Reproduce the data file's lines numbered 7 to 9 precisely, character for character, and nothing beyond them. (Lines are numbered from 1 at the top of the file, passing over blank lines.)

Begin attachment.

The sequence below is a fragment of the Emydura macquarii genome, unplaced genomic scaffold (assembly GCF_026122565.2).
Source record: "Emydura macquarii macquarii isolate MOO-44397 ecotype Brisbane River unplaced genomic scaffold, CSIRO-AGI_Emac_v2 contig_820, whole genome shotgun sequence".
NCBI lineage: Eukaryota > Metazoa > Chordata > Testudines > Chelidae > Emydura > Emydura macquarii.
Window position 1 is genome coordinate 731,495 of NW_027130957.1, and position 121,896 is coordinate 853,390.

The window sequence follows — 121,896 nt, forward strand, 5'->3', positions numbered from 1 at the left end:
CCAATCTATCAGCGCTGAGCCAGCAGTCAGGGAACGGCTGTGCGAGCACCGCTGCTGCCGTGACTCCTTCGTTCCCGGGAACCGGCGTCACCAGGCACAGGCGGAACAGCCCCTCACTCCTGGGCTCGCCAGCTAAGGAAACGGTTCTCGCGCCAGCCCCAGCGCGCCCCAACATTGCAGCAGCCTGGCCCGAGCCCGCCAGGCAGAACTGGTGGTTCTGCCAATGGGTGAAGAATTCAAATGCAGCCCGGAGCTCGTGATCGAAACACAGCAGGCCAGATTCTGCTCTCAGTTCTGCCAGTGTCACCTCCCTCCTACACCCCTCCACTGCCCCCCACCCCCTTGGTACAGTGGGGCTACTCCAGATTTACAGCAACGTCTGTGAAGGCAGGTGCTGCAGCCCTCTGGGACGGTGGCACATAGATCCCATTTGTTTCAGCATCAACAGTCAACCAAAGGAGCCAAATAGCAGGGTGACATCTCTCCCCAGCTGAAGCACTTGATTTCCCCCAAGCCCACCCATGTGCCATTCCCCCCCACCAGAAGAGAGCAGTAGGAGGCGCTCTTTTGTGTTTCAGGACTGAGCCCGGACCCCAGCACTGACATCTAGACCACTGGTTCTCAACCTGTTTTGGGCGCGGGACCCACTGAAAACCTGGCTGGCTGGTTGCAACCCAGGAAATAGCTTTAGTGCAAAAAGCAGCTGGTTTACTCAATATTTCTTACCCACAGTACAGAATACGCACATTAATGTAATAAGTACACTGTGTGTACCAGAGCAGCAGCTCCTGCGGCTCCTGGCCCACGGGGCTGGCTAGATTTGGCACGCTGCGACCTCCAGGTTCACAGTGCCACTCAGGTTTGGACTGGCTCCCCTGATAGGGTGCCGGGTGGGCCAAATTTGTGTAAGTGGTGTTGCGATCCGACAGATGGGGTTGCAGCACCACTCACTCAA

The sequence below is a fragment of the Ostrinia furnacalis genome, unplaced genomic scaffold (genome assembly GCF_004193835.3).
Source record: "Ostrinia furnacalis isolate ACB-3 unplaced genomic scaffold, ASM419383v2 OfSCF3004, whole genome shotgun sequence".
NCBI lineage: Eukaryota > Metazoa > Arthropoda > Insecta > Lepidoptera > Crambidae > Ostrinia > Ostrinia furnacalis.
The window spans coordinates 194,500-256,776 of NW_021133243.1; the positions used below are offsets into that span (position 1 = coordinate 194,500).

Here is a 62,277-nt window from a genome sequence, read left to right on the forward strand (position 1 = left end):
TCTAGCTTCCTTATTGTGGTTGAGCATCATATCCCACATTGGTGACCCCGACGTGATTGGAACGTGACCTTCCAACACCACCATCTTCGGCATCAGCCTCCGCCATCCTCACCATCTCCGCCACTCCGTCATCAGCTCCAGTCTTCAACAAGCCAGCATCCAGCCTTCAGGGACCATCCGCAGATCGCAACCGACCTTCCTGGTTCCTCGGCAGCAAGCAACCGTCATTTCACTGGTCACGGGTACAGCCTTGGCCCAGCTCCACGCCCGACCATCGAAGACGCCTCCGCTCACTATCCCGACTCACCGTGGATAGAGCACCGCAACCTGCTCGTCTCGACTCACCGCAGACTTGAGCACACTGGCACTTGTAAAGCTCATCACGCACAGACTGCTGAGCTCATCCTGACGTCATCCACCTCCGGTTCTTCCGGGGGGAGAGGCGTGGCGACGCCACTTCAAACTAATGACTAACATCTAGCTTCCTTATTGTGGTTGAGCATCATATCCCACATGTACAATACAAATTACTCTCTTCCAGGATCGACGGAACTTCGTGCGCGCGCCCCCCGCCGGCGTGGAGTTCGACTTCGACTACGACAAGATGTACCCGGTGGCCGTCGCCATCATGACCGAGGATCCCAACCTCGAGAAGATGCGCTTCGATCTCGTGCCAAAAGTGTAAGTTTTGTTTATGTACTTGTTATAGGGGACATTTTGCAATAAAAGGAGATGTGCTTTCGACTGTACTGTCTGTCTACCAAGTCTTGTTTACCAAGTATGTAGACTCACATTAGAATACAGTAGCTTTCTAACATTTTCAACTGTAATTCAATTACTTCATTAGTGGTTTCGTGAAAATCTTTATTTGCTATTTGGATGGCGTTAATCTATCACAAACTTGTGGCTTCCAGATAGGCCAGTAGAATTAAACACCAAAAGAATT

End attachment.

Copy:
The sequence below is a fragment of the Ostrinia furnacalis genome, unplaced genomic scaffold (genome assembly GCF_004193835.3).
Source record: "Ostrinia furnacalis isolate ACB-3 unplaced genomic scaffold, ASM419383v2 OfSCF3004, whole genome shotgun sequence".
NCBI lineage: Eukaryota > Metazoa > Arthropoda > Insecta > Lepidoptera > Crambidae > Ostrinia > Ostrinia furnacalis.